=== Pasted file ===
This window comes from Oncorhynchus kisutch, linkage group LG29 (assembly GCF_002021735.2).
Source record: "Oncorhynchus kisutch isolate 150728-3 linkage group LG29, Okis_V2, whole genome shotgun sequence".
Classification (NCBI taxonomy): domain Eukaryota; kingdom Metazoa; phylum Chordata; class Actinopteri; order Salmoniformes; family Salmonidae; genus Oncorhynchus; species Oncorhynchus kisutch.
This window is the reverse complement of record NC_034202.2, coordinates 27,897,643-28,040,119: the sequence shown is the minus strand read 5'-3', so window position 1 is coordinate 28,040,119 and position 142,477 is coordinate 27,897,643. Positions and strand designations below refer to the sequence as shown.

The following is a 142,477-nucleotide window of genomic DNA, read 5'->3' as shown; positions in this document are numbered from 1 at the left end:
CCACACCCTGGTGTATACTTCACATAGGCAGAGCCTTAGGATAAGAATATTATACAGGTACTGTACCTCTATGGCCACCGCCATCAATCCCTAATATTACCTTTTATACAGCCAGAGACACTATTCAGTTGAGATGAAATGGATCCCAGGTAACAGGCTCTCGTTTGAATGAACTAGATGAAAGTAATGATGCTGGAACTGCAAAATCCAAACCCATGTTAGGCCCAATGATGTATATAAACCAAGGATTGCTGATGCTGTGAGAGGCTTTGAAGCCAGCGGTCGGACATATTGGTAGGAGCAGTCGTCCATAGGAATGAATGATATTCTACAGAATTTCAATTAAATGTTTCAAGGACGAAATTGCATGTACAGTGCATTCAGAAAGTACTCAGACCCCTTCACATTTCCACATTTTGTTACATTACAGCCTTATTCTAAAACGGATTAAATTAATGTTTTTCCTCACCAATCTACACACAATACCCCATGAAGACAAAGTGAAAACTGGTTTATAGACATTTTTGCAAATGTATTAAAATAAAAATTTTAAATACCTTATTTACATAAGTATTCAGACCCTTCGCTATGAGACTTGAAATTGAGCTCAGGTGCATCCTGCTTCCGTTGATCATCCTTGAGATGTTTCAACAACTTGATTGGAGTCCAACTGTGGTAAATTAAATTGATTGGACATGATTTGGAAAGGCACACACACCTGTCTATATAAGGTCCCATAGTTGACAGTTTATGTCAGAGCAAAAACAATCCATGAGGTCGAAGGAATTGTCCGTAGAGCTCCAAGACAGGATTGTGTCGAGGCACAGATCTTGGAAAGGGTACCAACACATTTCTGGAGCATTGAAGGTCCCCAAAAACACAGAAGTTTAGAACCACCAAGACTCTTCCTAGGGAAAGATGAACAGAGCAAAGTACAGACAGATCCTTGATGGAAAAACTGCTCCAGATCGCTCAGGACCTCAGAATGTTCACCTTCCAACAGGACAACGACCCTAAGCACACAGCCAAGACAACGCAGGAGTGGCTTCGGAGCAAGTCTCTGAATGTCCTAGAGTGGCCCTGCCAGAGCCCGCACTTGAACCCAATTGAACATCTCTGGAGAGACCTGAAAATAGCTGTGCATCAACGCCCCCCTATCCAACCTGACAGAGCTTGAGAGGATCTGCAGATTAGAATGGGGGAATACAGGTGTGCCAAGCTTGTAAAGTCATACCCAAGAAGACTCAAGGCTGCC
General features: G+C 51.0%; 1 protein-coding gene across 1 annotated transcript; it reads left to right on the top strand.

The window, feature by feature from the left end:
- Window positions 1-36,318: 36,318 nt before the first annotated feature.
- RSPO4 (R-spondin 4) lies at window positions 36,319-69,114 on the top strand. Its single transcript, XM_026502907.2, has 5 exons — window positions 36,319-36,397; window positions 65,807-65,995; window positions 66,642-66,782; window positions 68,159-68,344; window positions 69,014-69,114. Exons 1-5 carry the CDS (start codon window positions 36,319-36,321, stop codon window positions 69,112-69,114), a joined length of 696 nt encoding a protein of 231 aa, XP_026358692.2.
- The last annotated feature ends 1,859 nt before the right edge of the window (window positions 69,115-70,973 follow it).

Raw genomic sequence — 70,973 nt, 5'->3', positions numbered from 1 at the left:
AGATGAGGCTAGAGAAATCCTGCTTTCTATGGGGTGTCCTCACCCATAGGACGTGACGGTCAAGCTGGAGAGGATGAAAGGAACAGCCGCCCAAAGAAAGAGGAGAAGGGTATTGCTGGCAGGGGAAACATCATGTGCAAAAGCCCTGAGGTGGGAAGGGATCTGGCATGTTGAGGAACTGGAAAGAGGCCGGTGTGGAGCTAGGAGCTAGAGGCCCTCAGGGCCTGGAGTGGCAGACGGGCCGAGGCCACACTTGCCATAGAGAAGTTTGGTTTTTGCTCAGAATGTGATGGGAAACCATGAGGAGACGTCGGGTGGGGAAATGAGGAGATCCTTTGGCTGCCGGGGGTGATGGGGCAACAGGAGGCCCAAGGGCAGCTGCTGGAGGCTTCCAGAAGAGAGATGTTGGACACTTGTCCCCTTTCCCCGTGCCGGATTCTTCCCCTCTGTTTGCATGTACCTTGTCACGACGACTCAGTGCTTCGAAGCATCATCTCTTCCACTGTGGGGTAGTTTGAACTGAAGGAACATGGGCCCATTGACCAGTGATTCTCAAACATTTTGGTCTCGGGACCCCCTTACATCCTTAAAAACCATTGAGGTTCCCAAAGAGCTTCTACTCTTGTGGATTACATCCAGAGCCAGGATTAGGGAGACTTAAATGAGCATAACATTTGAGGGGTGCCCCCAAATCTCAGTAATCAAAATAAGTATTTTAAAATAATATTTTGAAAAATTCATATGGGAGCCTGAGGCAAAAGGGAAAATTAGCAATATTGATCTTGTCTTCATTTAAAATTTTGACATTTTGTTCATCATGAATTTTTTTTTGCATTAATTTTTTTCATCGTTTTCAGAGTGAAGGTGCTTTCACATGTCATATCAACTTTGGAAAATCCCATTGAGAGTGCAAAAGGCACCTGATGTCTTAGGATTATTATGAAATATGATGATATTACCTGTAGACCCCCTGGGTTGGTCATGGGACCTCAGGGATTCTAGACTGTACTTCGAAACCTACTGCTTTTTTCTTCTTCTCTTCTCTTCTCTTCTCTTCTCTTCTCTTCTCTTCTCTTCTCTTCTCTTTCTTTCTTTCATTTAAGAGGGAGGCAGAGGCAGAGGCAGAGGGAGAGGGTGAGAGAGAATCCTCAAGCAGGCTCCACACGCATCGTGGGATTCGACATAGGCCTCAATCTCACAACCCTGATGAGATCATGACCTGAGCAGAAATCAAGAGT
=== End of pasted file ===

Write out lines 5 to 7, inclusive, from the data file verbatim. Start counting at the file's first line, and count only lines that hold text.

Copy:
The following is a 142,477-nucleotide window of genomic DNA, read 5'->3' as shown; positions in this document are numbered from 1 at the left end:
CCACACCCTGGTGTATACTTCACATAGGCAGAGCCTTAGGATAAGAATATTATACAGGTACTGTACCTCTATGGCCACCGCCATCAATCCCTAATATTACCTTTTATACAGCCAGAGACACTATTCAGTTGAGATGAAATGGATCCCAGGTAACAGGCTCTCGTTTGAATGAACTAGATGAAAGTAATGATGCTGGAACTGCAAAATCCAAACCCATGTTAGGCCCAATGATGTATATAAACCAAGGATTGCTGATGCTGTGAGAGGCTTTGAAGCCAGCGGTCGGACATATTGGTAGGAGCAGTCGTCCATAGGAATGAATGATATTCTACAGAATTTCAATTAAATGTTTCAAGGACGAAATTGCATGTACAGTGCATTCAGAAAGTACTCAGACCCCTTCACATTTCCACATTTTGTTACATTACAGCCTTATTCTAAAACGGATTAAATTAATGTTTTTCCTCACCAATCTACACACAATACCCCATGAAGACAAAGTGAAAACTGGTTTATAGACATTTTTGCAAATGTATTAAAATAAAAATTTTAAATACCTTATTTACATAAGTATTCAGACCCTTCGCTATGAGACTTGAAATTGAGCTCAGGTGCATCCTGCTTCCGTTGATCATCCTTGAGATGTTTCAACAACTTGATTGGAGTCCAACTGTGGTAAATTAAATTGATTGGACATGATTTGGAAAGGCACACACACCTGTCTATATAAGGTCCCATAGTTGACAGTTTATGTCAGAGCAAAAACAATCCATGAGGTCGAAGGAATTGTCCGTAGAGCTCCAAGACAGGATTGTGTCGAGGCACAGATCTTGGAAAGGGTACCAACACATTTCTGGAGCATTGAAGGTCCCCAAAAACACAGAAGTTTAGAACCACCAAGACTCTTCCTAGGGAAAGATGAACAGAGCAAAGTACAGACAGATCCTTGATGGAAAAACTGCTCCAGATCGCTCAGGACCTCAGAATGTTCACCTTCCAACAGGACAACGACCCTAAGCACACAGCCAAGACAACGCAGGAGTGGCTTCGGAGCAAGTCTCTGAATGTCCTAGAGTGGCCCTGCCAGAGCCCGCACTTGAACCCAATTGAACATCTCTGGAGAGACCTGAAAATAGCTGTGCATCAACGCCCCCCTATCCAACCTGACAGAGCTTGAGAGGATCTGCAGATTAGAATGGGGGAATACAGGTGTGCCAAGCTTGTAAAGTCATACCCAAGAAGACTCAAGGCTGCC
General features: G+C 51.0%; 1 protein-coding gene across 1 annotated transcript; it reads left to right on the top strand.